• Kathryn Foot

Create a Powerful Value Statement


It's a fact that many people find producing a value statement hard. They have no idea what to say, or how to even start. Over many years supporting people, I have noticed that this is the one thing that really freaks them out, regardless of age or experience.

So, I have bitten the bullet and decided to tackle it and put my spin and what I think will work for you. So here we go...

A value statement is your unique offer of value.

Once you have it, it can be used anywhere - in written and verbal form:

  • on your CV,

  • your LinkedIn summary,

  • at networking events (it answers that dreaded question so what is it that you do?),

  • in your social media bios.

And when you have a great one people will remember you because of it. There are millions of electricians, plumbers, teachers, accountants, beauticians, designers in the world, so dare to be different and consider not what you do, but the value that you add because of what you do.

Value statements link to personal branding; i.e. thinking of yourself as a successful brand so you attract potential 'customers'; and by customers I mean anyone you want, or need to influence (new clients, recruiters etc) . Most successful brands have a clear value proposition that:

  1. explains how their product solves customers’ problems or improves their situation (relevancy),

  2. delivers specific benefits (quantified value),

  3. tells the ideal customer why they should buy from you and not from the competition (unique differentiation or unique selling point)

(source: https://conversionxl.com/blog/value-proposition-examples-how-to-create/)

You need to think of yourself as a brand, because when you are networking, or sending your CV in for consideration, or hoping to build your network via social media, then you want to make a connection with someone, and that connection is always an emotional one.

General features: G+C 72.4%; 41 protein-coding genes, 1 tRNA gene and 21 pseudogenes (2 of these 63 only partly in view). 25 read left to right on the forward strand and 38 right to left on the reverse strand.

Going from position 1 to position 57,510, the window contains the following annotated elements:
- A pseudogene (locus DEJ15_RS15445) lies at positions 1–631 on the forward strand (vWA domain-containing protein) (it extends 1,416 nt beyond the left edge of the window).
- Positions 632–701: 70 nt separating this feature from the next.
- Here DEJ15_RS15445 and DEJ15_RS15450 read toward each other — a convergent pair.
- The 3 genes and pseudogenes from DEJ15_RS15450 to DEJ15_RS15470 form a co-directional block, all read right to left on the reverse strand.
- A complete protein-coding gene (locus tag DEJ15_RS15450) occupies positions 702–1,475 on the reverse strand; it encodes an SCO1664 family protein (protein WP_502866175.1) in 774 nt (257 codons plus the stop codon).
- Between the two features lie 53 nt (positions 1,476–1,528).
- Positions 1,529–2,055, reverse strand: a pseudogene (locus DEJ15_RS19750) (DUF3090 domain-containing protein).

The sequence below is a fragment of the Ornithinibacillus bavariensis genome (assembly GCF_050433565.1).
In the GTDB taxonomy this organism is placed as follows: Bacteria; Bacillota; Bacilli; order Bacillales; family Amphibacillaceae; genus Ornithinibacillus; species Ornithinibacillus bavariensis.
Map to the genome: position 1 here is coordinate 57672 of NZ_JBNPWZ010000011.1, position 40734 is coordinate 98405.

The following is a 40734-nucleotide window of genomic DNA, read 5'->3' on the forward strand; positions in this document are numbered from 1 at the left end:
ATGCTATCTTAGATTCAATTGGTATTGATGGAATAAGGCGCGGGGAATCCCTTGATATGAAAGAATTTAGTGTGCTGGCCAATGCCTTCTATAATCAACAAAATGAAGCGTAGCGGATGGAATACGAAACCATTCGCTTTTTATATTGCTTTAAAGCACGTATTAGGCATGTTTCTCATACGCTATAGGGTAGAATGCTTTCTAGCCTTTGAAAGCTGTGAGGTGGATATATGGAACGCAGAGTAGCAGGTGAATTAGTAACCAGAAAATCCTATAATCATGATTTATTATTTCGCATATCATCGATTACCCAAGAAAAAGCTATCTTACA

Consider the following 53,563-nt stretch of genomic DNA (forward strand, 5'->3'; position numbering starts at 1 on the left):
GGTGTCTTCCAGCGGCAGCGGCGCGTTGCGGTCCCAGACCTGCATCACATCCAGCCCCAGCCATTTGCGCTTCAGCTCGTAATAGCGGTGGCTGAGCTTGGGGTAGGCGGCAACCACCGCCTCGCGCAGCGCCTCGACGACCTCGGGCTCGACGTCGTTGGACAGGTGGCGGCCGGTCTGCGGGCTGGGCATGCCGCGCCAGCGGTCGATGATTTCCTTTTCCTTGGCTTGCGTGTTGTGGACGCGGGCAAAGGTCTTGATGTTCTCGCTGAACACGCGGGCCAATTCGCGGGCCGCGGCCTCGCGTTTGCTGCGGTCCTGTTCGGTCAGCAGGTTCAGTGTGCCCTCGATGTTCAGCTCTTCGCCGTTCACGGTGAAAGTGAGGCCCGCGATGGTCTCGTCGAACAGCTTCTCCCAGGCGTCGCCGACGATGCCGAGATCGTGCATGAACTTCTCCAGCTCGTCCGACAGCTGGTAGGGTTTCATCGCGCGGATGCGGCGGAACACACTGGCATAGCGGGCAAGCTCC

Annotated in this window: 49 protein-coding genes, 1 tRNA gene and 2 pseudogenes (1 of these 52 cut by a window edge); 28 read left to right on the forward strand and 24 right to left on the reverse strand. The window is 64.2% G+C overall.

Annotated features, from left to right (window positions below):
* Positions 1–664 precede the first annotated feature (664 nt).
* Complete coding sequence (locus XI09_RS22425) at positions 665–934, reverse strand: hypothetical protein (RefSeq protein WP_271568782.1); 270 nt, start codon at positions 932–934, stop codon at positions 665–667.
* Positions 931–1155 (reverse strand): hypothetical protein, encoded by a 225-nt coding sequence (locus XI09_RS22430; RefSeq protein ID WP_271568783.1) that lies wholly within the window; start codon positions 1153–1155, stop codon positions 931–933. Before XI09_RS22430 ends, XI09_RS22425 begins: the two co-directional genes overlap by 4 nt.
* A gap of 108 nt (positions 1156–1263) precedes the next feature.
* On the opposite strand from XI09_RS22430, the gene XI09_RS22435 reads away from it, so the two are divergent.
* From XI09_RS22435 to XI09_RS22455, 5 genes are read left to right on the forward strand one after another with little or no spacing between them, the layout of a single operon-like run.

Ultimately your value statement is your sales pitch.

You want people to remember you and for you to be in their mind when they need a particular problem solved.

Think about the process we go through when we are buying a new car, or PC, or phone, most of us buy from the person, or purchase a brand, that we feel we can trust.

To aptly quote Simon Sinek “people buy from people”.

I know there is a wealth of information out there from different experts in the field, telling you how to create a brand or value statement (and I guess I am now one of them!), and it can be overwhelming, so I am going to give you some easy to follow tips that hopefully will help you create your very own, unique value statement that will make you stand out.

To create a powerful statement, answer these 5 questions:

  • What is the one thing that people come to you for? / What problem do you regularly solve?

  • What 3 words describe you?

  • What impact do you have on people?

  • Whom do you want to speak to/influence? / Who is your intended audience?

  • What makes you different in your approach?

Let’s consider this, using me as an example:

I could say:

“I am a career coach and trainer.”

How does that statement make you feel? Anything?

Let’s be honest it is so dull. It doesn’t show my impact and it doesn’t make people remember me.